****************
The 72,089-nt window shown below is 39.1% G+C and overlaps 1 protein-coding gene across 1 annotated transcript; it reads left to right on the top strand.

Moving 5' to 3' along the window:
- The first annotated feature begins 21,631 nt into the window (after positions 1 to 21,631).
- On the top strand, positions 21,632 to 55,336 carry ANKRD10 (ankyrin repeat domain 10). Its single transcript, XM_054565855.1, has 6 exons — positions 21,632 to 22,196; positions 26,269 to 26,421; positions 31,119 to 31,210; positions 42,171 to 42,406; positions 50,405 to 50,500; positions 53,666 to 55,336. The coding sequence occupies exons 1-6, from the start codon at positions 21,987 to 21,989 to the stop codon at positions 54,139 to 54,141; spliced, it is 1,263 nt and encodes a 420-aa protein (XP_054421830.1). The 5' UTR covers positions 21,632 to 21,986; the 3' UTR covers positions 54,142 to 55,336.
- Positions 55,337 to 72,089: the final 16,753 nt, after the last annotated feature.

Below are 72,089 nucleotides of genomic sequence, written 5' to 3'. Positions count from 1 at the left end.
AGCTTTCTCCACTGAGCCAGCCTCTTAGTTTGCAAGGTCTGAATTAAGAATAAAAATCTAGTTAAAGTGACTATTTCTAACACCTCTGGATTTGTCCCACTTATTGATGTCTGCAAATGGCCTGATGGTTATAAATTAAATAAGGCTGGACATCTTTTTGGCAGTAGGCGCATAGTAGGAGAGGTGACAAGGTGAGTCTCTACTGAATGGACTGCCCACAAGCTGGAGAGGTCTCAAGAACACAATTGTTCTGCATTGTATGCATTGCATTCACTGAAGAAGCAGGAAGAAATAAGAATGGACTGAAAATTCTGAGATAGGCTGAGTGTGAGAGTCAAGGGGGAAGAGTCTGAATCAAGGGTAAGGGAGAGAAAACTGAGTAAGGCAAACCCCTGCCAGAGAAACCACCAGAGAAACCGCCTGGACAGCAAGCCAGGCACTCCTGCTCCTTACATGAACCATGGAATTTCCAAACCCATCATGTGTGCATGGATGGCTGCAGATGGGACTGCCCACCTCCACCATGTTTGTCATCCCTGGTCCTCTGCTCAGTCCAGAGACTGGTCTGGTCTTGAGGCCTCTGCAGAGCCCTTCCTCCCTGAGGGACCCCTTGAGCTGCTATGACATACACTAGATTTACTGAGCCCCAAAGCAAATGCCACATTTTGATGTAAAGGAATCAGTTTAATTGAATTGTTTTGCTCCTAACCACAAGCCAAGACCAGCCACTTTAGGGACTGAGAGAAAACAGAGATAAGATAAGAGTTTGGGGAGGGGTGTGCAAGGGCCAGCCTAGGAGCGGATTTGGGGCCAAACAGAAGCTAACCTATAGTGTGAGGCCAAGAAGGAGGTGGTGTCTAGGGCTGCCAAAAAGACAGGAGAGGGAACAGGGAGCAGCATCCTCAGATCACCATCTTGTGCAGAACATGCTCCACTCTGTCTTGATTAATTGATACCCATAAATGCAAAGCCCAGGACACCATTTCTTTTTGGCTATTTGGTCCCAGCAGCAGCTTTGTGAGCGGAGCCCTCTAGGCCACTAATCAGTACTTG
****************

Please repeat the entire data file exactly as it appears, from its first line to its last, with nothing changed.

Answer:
The 72,089-nt window shown below is 39.1% G+C and overlaps 1 protein-coding gene across 1 annotated transcript; it reads left to right on the top strand.

Moving 5' to 3' along the window:
- The first annotated feature begins 21,631 nt into the window (after positions 1 to 21,631).
- On the top strand, positions 21,632 to 55,336 carry ANKRD10 (ankyrin repeat domain 10). Its single transcript, XM_054565855.1, has 6 exons — positions 21,632 to 22,196; positions 26,269 to 26,421; positions 31,119 to 31,210; positions 42,171 to 42,406; positions 50,405 to 50,500; positions 53,666 to 55,336. The coding sequence occupies exons 1-6, from the start codon at positions 21,987 to 21,989 to the stop codon at positions 54,139 to 54,141; spliced, it is 1,263 nt and encodes a 420-aa protein (XP_054421830.1). The 5' UTR covers positions 21,632 to 21,986; the 3' UTR covers positions 54,142 to 55,336.
- Positions 55,337 to 72,089: the final 16,753 nt, after the last annotated feature.

Below are 72,089 nucleotides of genomic sequence, written 5' to 3'. Positions count from 1 at the left end.
AGCTTTCTCCACTGAGCCAGCCTCTTAGTTTGCAAGGTCTGAATTAAGAATAAAAATCTAGTTAAAGTGACTATTTCTAACACCTCTGGATTTGTCCCACTTATTGATGTCTGCAAATGGCCTGATGGTTATAAATTAAATAAGGCTGGACATCTTTTTGGCAGTAGGCGCATAGTAGGAGAGGTGACAAGGTGAGTCTCTACTGAATGGACTGCCCACAAGCTGGAGAGGTCTCAAGAACACAATTGTTCTGCATTGTATGCATTGCATTCACTGAAGAAGCAGGAAGAAATAAGAATGGACTGAAAATTCTGAGATAGGCTGAGTGTGAGAGTCAAGGGGGAAGAGTCTGAATCAAGGGTAAGGGAGAGAAAACTGAGTAAGGCAAACCCCTGCCAGAGAAACCACCAGAGAAACCGCCTGGACAGCAAGCCAGGCACTCCTGCTCCTTACATGAACCATGGAATTTCCAAACCCATCATGTGTGCATGGATGGCTGCAGATGGGACTGCCCACCTCCACCATGTTTGTCATCCCTGGTCCTCTGCTCAGTCCAGAGACTGGTCTGGTCTTGAGGCCTCTGCAGAGCCCTTCCTCCCTGAGGGACCCCTTGAGCTGCTATGACATACACTAGATTTACTGAGCCCCAAAGCAAATGCCACATTTTGATGTAAAGGAATCAGTTTAATTGAATTGTTTTGCTCCTAACCACAAGCCAAGACCAGCCACTTTAGGGACTGAGAGAAAACAGAGATAAGATAAGAGTTTGGGGAGGGGTGTGCAAGGGCCAGCCTAGGAGCGGATTTGGGGCCAAACAGAAGCTAACCTATAGTGTGAGGCCAAGAAGGAGGTGGTGTCTAGGGCTGCCAAAAAGACAGGAGAGGGAACAGGGAGCAGCATCCTCAGATCACCATCTTGTGCAGAACATGCTCCACTCTGTCTTGATTAATTGATACCCATAAATGCAAAGCCCAGGACACCATTTCTTTTTGGCTATTTGGTCCCAGCAGCAGCTTTGTGAGCGGAGCCCTCTAGGCCACTAATCAGTACTTG